This is a 90-minute production presented by the Summit School Performing Arts (Montreal) and created and directed by Jesse Heffring and Dara Murphy. Trey hates going to a school for youth with developmental disabilities so he decides to ditch a fieldtrip and four of his fellow students follow along. Will this be an epic adventure or a total disaster?

Featuring students with developmental difficulties, this is a real treat – both for the audience and the actors on stage. Johanna Nutter calls the show a masterclass in authenticity. “Outta Here proves that we can put on a show like anyone else and it can teach people how some of us feel,” says Summit School student actor Dellon Paterson. 


Full disclosure: I was part of the Centaur Theatre’s Best of the 2015 Fringe Festival selection jury this past summer and after seeing close to 30 productions in a short span of 10 days and debating furiously over our choices, Self-Exile was my (and many others’) first place winner.

The 60-minute production presented by Yarn Productions (Montreal) and written and performed by the exquisite Nisha Coleman is a beautiful reminder that at the end of the day theatre is nothing more than riveting storytelling. Coleman asks the question, “Is it better to be loved for who you are not, than to be rejected for who you are?”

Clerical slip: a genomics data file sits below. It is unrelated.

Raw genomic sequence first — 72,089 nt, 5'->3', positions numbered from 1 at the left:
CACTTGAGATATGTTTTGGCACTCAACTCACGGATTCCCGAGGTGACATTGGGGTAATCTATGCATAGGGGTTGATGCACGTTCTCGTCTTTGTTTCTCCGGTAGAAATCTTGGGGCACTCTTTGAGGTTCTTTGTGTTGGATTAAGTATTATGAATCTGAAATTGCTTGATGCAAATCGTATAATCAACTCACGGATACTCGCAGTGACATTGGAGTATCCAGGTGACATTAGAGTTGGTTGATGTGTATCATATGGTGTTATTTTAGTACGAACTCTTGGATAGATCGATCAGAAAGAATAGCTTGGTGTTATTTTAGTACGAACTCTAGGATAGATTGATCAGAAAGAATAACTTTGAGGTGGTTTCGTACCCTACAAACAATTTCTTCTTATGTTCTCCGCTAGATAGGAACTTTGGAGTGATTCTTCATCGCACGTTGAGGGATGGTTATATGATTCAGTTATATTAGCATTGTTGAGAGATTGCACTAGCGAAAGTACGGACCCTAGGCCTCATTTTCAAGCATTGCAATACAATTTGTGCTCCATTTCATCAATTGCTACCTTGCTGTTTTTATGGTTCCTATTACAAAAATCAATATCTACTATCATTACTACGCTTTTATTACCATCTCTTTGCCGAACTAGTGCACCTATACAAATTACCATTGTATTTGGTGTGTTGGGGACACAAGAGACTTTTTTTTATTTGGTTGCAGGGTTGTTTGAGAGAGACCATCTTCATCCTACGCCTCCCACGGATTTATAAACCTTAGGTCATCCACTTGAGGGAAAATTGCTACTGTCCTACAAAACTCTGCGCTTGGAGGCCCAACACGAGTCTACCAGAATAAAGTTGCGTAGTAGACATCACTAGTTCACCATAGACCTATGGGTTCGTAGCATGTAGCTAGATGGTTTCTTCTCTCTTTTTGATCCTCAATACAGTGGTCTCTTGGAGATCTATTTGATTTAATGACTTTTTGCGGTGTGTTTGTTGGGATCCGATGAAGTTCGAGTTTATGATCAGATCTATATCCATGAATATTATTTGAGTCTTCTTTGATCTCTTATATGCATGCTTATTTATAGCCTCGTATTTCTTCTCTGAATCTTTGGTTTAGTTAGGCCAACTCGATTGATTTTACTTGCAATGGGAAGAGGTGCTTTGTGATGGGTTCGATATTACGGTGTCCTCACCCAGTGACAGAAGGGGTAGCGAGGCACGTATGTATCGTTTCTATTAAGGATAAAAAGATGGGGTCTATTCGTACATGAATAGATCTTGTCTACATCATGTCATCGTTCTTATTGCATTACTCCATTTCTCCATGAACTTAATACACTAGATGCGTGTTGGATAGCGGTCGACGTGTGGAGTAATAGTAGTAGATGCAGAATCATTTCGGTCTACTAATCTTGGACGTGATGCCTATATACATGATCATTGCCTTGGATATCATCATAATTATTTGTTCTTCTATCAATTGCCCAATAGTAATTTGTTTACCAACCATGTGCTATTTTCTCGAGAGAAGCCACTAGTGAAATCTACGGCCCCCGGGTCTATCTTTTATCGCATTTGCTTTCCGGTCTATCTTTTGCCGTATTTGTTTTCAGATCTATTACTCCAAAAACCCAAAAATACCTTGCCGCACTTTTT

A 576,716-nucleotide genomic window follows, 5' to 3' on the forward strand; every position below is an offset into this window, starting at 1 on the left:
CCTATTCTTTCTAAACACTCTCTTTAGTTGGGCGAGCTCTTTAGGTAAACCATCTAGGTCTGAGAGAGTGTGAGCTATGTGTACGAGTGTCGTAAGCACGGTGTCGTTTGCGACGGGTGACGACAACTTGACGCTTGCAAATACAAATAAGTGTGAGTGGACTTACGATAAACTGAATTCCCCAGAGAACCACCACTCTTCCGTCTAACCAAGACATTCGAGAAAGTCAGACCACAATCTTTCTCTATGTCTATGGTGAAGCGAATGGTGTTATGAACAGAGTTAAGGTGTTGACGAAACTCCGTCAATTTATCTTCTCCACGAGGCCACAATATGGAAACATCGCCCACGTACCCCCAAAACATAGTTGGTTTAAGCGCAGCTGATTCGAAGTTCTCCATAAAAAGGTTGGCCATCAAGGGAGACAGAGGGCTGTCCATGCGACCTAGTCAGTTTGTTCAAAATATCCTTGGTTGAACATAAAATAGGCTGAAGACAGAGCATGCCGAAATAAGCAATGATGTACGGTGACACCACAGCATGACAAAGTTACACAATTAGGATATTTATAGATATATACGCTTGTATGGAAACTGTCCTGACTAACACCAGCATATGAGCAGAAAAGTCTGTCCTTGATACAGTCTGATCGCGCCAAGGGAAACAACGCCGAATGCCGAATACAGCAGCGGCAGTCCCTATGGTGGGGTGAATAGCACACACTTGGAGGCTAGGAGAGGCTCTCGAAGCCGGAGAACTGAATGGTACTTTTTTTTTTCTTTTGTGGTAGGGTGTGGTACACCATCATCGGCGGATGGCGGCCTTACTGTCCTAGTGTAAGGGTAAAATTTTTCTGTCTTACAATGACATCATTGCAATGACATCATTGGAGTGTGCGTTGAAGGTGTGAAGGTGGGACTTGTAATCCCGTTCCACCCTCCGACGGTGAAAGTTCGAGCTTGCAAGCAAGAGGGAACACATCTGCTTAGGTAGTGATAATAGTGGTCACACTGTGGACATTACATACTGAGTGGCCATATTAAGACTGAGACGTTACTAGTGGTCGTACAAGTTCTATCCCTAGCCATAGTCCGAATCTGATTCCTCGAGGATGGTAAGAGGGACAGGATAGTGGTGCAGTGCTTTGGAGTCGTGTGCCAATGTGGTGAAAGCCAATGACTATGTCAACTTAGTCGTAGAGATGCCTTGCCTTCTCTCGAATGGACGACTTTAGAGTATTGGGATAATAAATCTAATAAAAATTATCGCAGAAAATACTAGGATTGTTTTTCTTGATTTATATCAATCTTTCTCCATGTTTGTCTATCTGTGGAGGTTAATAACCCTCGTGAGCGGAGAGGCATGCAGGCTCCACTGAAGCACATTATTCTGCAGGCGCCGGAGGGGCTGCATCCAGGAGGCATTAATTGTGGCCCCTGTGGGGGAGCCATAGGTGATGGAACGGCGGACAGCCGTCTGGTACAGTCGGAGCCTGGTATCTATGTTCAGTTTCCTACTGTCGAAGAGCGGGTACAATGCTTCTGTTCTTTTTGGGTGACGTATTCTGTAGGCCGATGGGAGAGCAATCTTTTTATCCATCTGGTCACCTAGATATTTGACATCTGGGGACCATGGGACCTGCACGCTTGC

Standing all alone on the stage with nothing more than her compelling and immensely likeable presence and a few handy props to tell her stories Coleman transports the audience from a swamp in Northern Ontario through her own key life events, and ending up in the streets of Paris. Self-Exile is a humorous and yet moving exploration of identity and alienation, and ultimately a celebration of finding who you are and what matters to you. I highly recommend it.


Conceived and performed by Tina Milo (Montreal) and directed by Dijana Milošević, The Village is a powerful one-woman show, which premiered at Vancouver’s Fire Hall Arts Centre last February and has since toured to India, Denmark, Montenegro, Serbia, and Ottawa. Tina’s Serbian heritage infuses this darkly humorous account of an actress auditioning for the role of a depressed woman, bravely venturing into the emotional abyss we all find ourselves in at one point or another. It’s a unique blend of physical theatre, live music, and film, exploring the often confining roles that women adopt but which frequently threaten their true hopes and dreams.

Where, when and how much

The Wildside Festival is a wonderful opportunity to get your theater on without breaking the bank. Productions are both very affordable and quite short in length, making it extremely easy for theater buffs to catch more than a few shows during the festival or even on the same night.

Regular single tickets to Wildside shows are $16 each or $13 for season subscribers, students, under 30s and seniors. A 4-Show Superpass, available at the regular price of $50, or $40 for season subscribers, students, under 30s and seniors.

For show dates and time, visit https://centaurtheatre.com/wildside-festival.html

Toula DrimonisToula Drimonis